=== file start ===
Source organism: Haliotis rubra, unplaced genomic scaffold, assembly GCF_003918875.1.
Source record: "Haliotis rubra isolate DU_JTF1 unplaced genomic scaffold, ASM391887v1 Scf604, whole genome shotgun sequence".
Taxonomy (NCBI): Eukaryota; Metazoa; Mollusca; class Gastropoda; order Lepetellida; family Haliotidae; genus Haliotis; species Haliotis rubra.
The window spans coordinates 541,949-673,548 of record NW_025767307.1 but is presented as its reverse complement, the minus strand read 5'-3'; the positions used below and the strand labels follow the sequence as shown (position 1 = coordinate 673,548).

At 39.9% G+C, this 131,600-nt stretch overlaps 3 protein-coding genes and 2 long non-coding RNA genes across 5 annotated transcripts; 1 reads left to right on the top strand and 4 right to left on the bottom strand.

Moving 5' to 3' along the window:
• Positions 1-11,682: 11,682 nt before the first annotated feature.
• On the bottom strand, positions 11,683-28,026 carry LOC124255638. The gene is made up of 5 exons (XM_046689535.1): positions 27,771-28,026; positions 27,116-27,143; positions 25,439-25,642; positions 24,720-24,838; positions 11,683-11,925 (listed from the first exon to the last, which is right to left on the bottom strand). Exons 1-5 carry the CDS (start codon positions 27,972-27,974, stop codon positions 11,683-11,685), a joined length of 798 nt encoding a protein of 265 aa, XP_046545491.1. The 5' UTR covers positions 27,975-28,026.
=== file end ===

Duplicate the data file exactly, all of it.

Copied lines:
Source organism: Haliotis rubra, unplaced genomic scaffold, assembly GCF_003918875.1.
Source record: "Haliotis rubra isolate DU_JTF1 unplaced genomic scaffold, ASM391887v1 Scf604, whole genome shotgun sequence".
Taxonomy (NCBI): Eukaryota; Metazoa; Mollusca; class Gastropoda; order Lepetellida; family Haliotidae; genus Haliotis; species Haliotis rubra.
The window spans coordinates 541,949-673,548 of record NW_025767307.1 but is presented as its reverse complement, the minus strand read 5'-3'; the positions used below and the strand labels follow the sequence as shown (position 1 = coordinate 673,548).

At 39.9% G+C, this 131,600-nt stretch overlaps 3 protein-coding genes and 2 long non-coding RNA genes across 5 annotated transcripts; 1 reads left to right on the top strand and 4 right to left on the bottom strand.

Moving 5' to 3' along the window:
• Positions 1-11,682: 11,682 nt before the first annotated feature.
• On the bottom strand, positions 11,683-28,026 carry LOC124255638. The gene is made up of 5 exons (XM_046689535.1): positions 27,771-28,026; positions 27,116-27,143; positions 25,439-25,642; positions 24,720-24,838; positions 11,683-11,925 (listed from the first exon to the last, which is right to left on the bottom strand). Exons 1-5 carry the CDS (start codon positions 27,972-27,974, stop codon positions 11,683-11,685), a joined length of 798 nt encoding a protein of 265 aa, XP_046545491.1. The 5' UTR covers positions 27,975-28,026.